Global Wind Installations Reached 1 TW Milestone in 2023

China led both onshore and offshore wind installations with 69 GW and 6.3 GW in 2023


Global cumulative wind power capacity surpassed the 1 TW mark in 2023, achieving a year-over-year (YoY) growth of 13%, according to the Global Wind Energy Council’s (GWEC) Global Wind Report 2024.

Onshore wind witnessed 106 GW of capacity added to the grid in 2023, achieving a 54% YoY growth. For the first time, more than 100 GW of new onshore wind capacity was installed globally in a single year.

China and the U.S. remained the world’s two largest markets for onshore wind additions, followed by Brazil, Germany, and India. The top five markets comprised 82% of global new installations in 2023, collectively 9% higher than the previous year.

After two years of modest growth, China’s onshore wind installations surged to a record 69 GW in 2023. Despite a rise in installations in the U.S. in the last quarter, only 6.4 GW of onshore wind capacity was added throughout the year, marking the lowest total since 2014.

India installed 2.8 GW of new wind energy capacity in 2023, a 56% increase from 1.8 GW in 2022, according to Mercom India Research. India’s cumulative wind capacity as of December 2023 stood at 44.7 GW, compared to 41.9 GW at the end of 2022.

Offshore wind

A total of 10.8 GW of new offshore wind capacity was added in 2023, raising the global total to 75.2 GW. This was a 24% increase over 2022, making it the second-highest year for offshore wind expansion.

China remained the offshore wind leader for the sixth consecutive year, commissioning 6.3 GW. This accounted for 58% of the year’s global additions, increasing China’s total offshore wind capacity to 38 GW— 3.7 GW (11%) more than Europe.

Europe had a record year in 2023, with 3.8 GW of new offshore wind capacity commissioned across six markets. This brought Europe’s total offshore wind capacity to 34 GW by the end of 2023, 43% of which was in the UK and 24% in Germany.


GWEC Market Intelligence predicts a robust global growth in wind energy, forecasting 791 GW of new capacity over the next five years under existing policies, averaging 158 GW annually through 2028.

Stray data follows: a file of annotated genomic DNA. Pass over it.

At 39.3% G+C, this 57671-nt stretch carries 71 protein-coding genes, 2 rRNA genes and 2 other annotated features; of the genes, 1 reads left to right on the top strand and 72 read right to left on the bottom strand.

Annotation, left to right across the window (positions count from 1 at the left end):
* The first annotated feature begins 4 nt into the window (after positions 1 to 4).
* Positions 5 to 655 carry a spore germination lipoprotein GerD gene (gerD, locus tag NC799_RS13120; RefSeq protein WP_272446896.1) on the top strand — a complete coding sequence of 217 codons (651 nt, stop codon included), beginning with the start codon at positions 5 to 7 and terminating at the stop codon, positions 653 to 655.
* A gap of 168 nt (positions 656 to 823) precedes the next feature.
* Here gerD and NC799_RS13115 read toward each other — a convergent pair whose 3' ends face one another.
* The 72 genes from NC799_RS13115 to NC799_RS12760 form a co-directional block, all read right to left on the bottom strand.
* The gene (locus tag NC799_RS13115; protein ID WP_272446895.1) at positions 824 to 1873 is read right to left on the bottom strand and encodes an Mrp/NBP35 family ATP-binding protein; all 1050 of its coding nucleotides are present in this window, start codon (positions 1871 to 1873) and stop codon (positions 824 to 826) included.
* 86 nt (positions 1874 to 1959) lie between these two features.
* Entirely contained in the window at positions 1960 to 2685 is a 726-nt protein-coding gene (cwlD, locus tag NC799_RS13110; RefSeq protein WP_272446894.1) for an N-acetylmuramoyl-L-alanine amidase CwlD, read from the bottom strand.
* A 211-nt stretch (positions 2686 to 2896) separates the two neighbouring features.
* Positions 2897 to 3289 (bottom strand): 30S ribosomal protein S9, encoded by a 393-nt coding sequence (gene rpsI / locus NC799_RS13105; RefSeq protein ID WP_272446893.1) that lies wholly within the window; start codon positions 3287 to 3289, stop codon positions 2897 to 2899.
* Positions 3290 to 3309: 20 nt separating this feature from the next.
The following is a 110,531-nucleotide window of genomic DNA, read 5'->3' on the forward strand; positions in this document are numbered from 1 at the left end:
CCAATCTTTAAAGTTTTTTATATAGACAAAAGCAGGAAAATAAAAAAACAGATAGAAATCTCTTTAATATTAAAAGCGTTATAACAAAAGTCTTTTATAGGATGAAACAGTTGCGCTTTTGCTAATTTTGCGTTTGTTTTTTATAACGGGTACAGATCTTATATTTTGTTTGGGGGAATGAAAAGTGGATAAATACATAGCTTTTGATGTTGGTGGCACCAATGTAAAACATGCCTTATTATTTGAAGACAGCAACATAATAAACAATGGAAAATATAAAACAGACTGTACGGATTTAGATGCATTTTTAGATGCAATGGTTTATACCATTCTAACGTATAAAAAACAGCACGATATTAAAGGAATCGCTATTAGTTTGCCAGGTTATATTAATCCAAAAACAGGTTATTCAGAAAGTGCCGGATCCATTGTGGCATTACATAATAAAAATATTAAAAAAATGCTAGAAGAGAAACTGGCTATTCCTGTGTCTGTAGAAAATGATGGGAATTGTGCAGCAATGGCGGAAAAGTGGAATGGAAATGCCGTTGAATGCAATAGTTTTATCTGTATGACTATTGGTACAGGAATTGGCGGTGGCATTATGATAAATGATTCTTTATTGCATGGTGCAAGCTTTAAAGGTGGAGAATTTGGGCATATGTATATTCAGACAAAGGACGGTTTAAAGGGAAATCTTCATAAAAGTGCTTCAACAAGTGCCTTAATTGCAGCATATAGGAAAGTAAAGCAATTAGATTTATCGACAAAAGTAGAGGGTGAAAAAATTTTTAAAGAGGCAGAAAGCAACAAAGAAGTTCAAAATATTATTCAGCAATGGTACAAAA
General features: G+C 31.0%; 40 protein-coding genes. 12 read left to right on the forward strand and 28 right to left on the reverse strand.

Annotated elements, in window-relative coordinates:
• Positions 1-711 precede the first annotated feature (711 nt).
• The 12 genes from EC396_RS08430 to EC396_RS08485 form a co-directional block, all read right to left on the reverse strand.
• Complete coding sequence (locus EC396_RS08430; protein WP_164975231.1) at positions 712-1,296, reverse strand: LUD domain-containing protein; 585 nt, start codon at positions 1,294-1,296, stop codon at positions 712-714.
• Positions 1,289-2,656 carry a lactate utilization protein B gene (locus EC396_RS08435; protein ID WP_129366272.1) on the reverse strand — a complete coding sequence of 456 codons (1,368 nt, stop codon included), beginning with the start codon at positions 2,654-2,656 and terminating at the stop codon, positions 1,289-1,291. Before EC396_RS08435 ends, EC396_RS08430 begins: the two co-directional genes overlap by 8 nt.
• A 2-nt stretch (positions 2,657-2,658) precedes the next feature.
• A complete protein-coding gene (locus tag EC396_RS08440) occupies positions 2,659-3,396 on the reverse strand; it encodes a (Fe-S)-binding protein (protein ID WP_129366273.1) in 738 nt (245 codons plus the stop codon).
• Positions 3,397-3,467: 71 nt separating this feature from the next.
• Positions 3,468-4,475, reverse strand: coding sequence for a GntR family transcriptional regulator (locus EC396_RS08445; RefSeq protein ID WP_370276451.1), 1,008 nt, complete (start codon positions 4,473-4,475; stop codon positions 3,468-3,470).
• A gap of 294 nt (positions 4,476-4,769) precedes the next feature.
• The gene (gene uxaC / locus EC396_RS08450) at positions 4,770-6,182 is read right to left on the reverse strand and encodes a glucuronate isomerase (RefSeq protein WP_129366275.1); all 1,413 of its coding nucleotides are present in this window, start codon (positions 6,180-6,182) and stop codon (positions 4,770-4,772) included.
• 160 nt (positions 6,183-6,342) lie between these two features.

The compound annual growth rate (CAGR) for onshore wind during this period is projected at 6.6%, with expected yearly additions of 130 GW, totaling 653 GW from 2024 to 2028. China, Europe, and the U.S. will drive much of this growth, accounting for over 80% of new onshore installations.

For offshore wind, the CAGR is anticipated to be 28%, with 138 GW expected to be added globally between 2024 and 2028. Offshore installations are set to triple by the end of the forecast period, increasing their share of new installations from 9% to 20% by 2028. Initially, China and Europe will lead this expansion, but from 2026, the U.S. and emerging Asia-Pacific markets will begin to capture a more significant portion. By 2028, annual offshore installations from regions outside China and Europe are projected to exceed 20% of the global total.

Despite these optimistic projections, the pace of renewable energy expansion remains insufficient to limit global warming to 1.5°C or to achieve the global goal set at COP28 of tripling renewable capacity to 11,000 GW by 2030. By 2030, GWEC anticipates reaching 2 TW of installed capacity, significantly below the level needed to meet these ambitious targets.

Energy transition reports, including IRENA’s World Energy Transitions Outlook and the IEA’s Net Zero by 2050 Scenario, emphasize the critical role of wind energy in achieving these goals. IRENA projects a cumulative onshore wind capacity of 3,040 GW and offshore capacity of 494 GW by 2030 — totaling approximately 3.5 TW. The IEA’s scenario suggests a need for 320 GW of new installations in 2030 alone, aiming for a total of 2.75 TW by then.

GWEC also revised its forecast from last year, expecting an additional 107 GW (a 10% YoY increase) by 2030, primarily due to more optimistic projections for China and Europe.

This revised outlook suggests the second TW of wind capacity could be achieved by the end of 2029, a year earlier than previously anticipated, contingent on overcoming challenges in permitting, supply chains, finance, and grid infrastructure to sustain and accelerate growth toward net zero objectives.